After a lap of Bedford’s West Circuit I’m almost praying to hear valves clattering into pistons. That big V8 is borderline scary in standard form; with the Lingenfelter kit, it’s just plain terrifying. The extra muscles start to flex almost from tickover (despite an uneven, dragster-like idle, the lumpier cam soon smoothes out), but it’s when extended beyond 5000rpm that the engine starts to feel uncomfortably violent. Few supercars offer such an enormous and sustained hit of raw acceleration.

You can use it, too. The 325/30 ZR19 Goodyears manage to convert most of the power into forward motion, and although you can spin them up gratuitously in second- or third-gear corners (third is good for 123mph!), the Z06 remains surprisingly composed. It’s not an easy car to exploit, though. Deliberately breach the limits at lower speeds and it’s easy to slide for whole minutes, but when you’re trying to nudge up against its ultimate potential it feels ready to punish any indecision or clumsiness.

There’s a bit of turn-in understeer (no bad thing), but it’s when you’re in the middle of the corner that the Z06 feels a little remote. You want that understeer to stabilise and then bleed away as you apply more throttle, but it doesn’t. Instead the front keeps pushing and then, when you’ve flexed your right ankle a millimetre too far, the car snaps sideways – this lack of equilibrium means you tend to need lots of small, accurate corrections.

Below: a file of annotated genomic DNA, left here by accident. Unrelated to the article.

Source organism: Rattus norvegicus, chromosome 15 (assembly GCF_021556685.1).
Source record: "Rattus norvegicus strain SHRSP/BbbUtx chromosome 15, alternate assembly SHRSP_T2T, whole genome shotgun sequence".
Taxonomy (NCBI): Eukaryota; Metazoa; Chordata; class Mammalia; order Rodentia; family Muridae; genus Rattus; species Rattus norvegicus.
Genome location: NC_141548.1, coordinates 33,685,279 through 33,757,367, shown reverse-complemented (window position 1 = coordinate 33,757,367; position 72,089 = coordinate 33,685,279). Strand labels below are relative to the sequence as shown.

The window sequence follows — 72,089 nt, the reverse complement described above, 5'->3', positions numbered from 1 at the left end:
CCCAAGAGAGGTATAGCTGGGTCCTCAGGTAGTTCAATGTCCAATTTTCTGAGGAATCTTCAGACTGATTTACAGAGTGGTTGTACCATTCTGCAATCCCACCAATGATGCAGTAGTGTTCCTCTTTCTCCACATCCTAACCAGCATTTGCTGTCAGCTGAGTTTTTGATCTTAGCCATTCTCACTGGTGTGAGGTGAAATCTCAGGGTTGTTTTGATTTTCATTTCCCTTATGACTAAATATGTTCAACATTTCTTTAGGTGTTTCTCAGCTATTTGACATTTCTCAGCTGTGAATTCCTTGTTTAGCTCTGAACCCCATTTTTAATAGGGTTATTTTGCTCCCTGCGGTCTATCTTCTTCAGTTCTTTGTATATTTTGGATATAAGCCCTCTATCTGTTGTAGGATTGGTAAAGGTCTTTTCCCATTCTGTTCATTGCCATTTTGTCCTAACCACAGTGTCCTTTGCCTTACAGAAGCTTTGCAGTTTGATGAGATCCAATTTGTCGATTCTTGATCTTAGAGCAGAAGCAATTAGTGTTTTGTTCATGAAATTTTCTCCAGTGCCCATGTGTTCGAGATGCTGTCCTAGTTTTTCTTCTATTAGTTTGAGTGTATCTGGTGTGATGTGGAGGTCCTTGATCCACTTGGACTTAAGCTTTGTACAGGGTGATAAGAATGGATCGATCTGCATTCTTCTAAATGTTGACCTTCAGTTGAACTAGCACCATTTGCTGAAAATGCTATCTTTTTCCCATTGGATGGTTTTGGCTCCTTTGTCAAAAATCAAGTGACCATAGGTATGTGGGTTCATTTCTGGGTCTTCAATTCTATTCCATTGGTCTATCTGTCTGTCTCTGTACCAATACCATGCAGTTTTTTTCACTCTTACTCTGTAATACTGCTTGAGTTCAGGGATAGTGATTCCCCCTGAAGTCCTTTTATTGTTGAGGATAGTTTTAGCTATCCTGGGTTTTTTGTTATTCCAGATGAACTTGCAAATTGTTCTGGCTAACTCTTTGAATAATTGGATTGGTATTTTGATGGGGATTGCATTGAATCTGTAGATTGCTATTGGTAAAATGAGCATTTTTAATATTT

Considering the very stiff ride, it’s very odd to find a bit too much body-roll, almost as if the anti-roll bars don’t match the springs and dampers. Trying to combat the knife-edge balance and managing the body movement makes for a wild ride, but the results are stunning. After five laps the Lingenfelter Z06 posts a best of 1:22.40. Faster than the optimised 599 GTB (p92), faster than the Lamborghini Gallardo, just a tenth behind the Koenigsegg CCX. And all for £60,000. Incredible.

Lined-up on the long back-straight at Bedford for the acceleration runs (Millbrook was unavailable) the conversion proves its worth again. The in-gear times all but match those of the 599 GTB (even more impressive when you consider that the Vette has much longer gearing – second, for example, peaks at 77mph in the Ferrari, 91mph in the Z06, third is 107mph versus 123mph), and although it can’t quite live with the GTB’s incredible launch technique, a 0-60mph time of 3.8 seconds is pretty impressive. The numbers flash by: 0-100mph in 8.2sec, the quarter-mile in 12-flat at 125mph, 0-140mph in 14.5. It’s a mighty performance in any context, and substantially quicker than we managed in a standard Z06 (0-60 in 4.1, 0-100 in 8.9).